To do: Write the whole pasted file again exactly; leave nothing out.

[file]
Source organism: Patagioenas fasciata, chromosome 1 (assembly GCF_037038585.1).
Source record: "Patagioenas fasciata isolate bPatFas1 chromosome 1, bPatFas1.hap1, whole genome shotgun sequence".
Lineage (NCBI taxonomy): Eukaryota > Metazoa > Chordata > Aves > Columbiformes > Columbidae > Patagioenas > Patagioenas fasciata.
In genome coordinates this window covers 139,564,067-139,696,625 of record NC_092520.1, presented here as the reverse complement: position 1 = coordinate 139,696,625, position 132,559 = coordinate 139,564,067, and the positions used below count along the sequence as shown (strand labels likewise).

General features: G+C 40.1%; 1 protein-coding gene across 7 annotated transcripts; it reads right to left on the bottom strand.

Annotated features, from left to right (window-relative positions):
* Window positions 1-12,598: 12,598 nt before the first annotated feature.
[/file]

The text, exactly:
Source organism: Patagioenas fasciata, chromosome 1 (assembly GCF_037038585.1).
Source record: "Patagioenas fasciata isolate bPatFas1 chromosome 1, bPatFas1.hap1, whole genome shotgun sequence".
Lineage (NCBI taxonomy): Eukaryota > Metazoa > Chordata > Aves > Columbiformes > Columbidae > Patagioenas > Patagioenas fasciata.
In genome coordinates this window covers 139,564,067-139,696,625 of record NC_092520.1, presented here as the reverse complement: position 1 = coordinate 139,696,625, position 132,559 = coordinate 139,564,067, and the positions used below count along the sequence as shown (strand labels likewise).

General features: G+C 40.1%; 1 protein-coding gene across 7 annotated transcripts; it reads right to left on the bottom strand.

Annotated features, from left to right (window-relative positions):
* Window positions 1-12,598: 12,598 nt before the first annotated feature.